Using respect for the existing building stock as a starting point, the LOVT project seeks to reframe and retell the historical narrative of the Werksviertel district, an area adjacent to Munich’s East station.
The site, which now lies largely vacant, has seen a variety of different uses in the past. Following its decommissioning as an industrial zone, it was long regarded as the largest contiguous cultural and nightlife district in Europe. GRAFT’s revitalization looks to reinterpret the courtyard narrative of the area with a view to enhancing its accessibility. The newly created LOVT courtyards will celebrate the site’s richness and the vibrant contradiction between old and new, industry and sponge city. Embracing ideas of communal working, learning, and production, the design generates a new type of urban cityscape – and with it a new community with a multifaceted identity.
LOVT will become a gateway to the Werksviertel, a lively urban district with a broad provision of cultural and leisure activities. Activation of inter-building spaces will be a specific feature of the post-industrial city.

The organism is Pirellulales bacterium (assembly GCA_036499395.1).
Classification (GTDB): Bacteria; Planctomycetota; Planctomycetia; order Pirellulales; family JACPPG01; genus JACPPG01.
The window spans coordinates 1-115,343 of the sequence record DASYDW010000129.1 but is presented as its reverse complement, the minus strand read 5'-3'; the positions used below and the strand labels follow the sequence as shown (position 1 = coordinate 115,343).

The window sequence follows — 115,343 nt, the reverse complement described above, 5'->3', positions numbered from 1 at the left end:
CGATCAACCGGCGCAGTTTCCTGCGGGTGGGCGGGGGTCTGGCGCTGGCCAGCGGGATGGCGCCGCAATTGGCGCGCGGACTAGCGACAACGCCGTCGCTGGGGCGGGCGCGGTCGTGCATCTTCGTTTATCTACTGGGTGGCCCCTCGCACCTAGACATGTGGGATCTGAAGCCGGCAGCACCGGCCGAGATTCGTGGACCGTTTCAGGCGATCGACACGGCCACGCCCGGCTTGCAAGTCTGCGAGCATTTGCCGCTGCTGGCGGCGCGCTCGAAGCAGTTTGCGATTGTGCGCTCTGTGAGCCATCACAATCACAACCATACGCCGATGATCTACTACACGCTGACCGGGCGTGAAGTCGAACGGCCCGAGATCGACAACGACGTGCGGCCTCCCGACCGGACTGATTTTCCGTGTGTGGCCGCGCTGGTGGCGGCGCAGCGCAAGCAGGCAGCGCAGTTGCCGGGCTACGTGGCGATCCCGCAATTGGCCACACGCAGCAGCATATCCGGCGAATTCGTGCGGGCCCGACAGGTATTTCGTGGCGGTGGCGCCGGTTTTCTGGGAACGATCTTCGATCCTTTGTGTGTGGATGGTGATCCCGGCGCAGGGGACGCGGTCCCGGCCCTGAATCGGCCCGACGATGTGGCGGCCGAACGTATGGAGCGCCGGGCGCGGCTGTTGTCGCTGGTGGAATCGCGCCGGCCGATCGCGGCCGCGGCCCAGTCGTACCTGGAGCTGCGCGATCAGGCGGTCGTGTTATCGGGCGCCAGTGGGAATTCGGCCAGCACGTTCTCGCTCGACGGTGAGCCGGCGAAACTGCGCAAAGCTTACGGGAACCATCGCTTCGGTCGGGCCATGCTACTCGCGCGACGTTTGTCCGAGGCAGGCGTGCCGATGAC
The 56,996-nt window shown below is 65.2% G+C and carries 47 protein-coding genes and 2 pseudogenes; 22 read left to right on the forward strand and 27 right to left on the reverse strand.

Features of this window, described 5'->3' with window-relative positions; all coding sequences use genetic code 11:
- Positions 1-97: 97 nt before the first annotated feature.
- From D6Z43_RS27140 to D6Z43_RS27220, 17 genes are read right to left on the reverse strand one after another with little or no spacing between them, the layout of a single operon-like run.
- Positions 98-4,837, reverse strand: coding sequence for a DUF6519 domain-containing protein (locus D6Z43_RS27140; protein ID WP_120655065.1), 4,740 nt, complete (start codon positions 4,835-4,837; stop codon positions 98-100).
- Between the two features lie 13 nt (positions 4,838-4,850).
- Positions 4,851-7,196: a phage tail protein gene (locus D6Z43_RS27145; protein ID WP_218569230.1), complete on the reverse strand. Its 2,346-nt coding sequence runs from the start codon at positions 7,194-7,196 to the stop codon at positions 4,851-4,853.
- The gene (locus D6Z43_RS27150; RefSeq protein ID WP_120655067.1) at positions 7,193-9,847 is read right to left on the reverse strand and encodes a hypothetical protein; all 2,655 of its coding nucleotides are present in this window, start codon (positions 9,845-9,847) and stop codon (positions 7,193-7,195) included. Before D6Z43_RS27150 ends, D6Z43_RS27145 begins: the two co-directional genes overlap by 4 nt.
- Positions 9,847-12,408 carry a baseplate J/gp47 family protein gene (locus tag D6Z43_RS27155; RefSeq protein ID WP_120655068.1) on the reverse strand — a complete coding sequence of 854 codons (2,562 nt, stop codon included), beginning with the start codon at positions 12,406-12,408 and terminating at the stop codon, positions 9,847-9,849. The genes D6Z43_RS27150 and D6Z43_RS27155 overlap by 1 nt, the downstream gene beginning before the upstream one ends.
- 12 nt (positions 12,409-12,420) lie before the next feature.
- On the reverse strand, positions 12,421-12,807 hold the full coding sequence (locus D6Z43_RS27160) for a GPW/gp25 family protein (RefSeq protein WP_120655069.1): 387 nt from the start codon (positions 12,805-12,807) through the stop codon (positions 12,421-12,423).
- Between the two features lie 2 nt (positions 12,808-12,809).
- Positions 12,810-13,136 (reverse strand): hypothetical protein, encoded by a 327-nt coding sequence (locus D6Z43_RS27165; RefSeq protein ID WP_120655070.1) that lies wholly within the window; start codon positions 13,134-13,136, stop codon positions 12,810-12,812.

In LOVT, structures from the existing building stock will be used to create human-oriented spaces with a focus on community and the coming together of the local neighborhood. In addition, in the western inner courtyard, the courtyard above the underground garage opens up into an expansive green landscape, forming a link between the quarter’s green spaces and the surrounding public parks.
New buildings, extensions, and additional structures are clearly differentiated, with each individual section conceived as a separate element. This highlights the contrast between the monumental monotony of the existing building stock and the sculptural silhouette of the new façades. Alongside other common design features, the greened façades and roof areas establish a clearly recognizable visual language, in turn aiding the creation of a distinctive urban location.
Sustainable construction methods and the creation of future-proofed spaces for living and working play a central role in the project and, as such, these concepts are anchored as project objectives. The concept seeks to retain a maximum amount of embodied energy and allocate it a sustainable function. Owing to their inefficient and unsustainable nature, the structural elements bordering the inner courtyards to the north are the only sections that will be rebuilt. As with all new building components in the project, they will be built using hybrid timber construction methods. This lightweight process is not only efficient for roof structures, but also a resource-friendly, forward-thinking technique for use in complete new-builds.
While most of the newly created space will be designated as offices, the design also features a gallery, a club, and areas for creative use and gastronomy, adding to the overall attractiveness of the site.